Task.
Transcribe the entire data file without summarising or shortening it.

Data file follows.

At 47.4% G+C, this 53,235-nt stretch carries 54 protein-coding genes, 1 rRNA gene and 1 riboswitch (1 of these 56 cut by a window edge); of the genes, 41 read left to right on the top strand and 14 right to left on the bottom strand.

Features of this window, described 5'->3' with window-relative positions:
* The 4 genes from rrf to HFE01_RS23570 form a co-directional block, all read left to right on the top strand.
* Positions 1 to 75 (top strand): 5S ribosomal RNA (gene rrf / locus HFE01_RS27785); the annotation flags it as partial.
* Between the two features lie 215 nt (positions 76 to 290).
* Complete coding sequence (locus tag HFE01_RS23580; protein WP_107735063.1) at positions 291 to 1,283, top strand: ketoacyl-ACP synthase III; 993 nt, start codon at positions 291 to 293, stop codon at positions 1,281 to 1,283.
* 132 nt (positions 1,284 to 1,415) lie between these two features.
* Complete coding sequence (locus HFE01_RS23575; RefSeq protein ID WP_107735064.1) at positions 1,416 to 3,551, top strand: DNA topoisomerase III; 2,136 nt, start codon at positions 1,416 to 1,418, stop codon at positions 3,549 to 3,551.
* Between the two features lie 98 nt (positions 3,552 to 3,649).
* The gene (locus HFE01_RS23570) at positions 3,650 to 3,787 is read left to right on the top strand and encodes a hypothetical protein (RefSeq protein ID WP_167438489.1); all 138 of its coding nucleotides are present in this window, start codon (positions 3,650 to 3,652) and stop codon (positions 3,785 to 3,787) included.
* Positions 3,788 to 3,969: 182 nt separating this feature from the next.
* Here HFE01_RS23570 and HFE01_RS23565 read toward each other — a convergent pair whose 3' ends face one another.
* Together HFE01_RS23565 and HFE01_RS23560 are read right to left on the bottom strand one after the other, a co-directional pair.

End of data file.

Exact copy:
At 47.4% G+C, this 53,235-nt stretch carries 54 protein-coding genes, 1 rRNA gene and 1 riboswitch (1 of these 56 cut by a window edge); of the genes, 41 read left to right on the top strand and 14 right to left on the bottom strand.

Features of this window, described 5'->3' with window-relative positions:
* The 4 genes from rrf to HFE01_RS23570 form a co-directional block, all read left to right on the top strand.
* Positions 1 to 75 (top strand): 5S ribosomal RNA (gene rrf / locus HFE01_RS27785); the annotation flags it as partial.
* Between the two features lie 215 nt (positions 76 to 290).
* Complete coding sequence (locus tag HFE01_RS23580; protein WP_107735063.1) at positions 291 to 1,283, top strand: ketoacyl-ACP synthase III; 993 nt, start codon at positions 291 to 293, stop codon at positions 1,281 to 1,283.
* 132 nt (positions 1,284 to 1,415) lie between these two features.
* Complete coding sequence (locus HFE01_RS23575; RefSeq protein ID WP_107735064.1) at positions 1,416 to 3,551, top strand: DNA topoisomerase III; 2,136 nt, start codon at positions 1,416 to 1,418, stop codon at positions 3,549 to 3,551.
* Between the two features lie 98 nt (positions 3,552 to 3,649).
* The gene (locus HFE01_RS23570) at positions 3,650 to 3,787 is read left to right on the top strand and encodes a hypothetical protein (RefSeq protein ID WP_167438489.1); all 138 of its coding nucleotides are present in this window, start codon (positions 3,650 to 3,652) and stop codon (positions 3,785 to 3,787) included.
* Positions 3,788 to 3,969: 182 nt separating this feature from the next.
* Here HFE01_RS23570 and HFE01_RS23565 read toward each other — a convergent pair whose 3' ends face one another.
* Together HFE01_RS23565 and HFE01_RS23560 are read right to left on the bottom strand one after the other, a co-directional pair.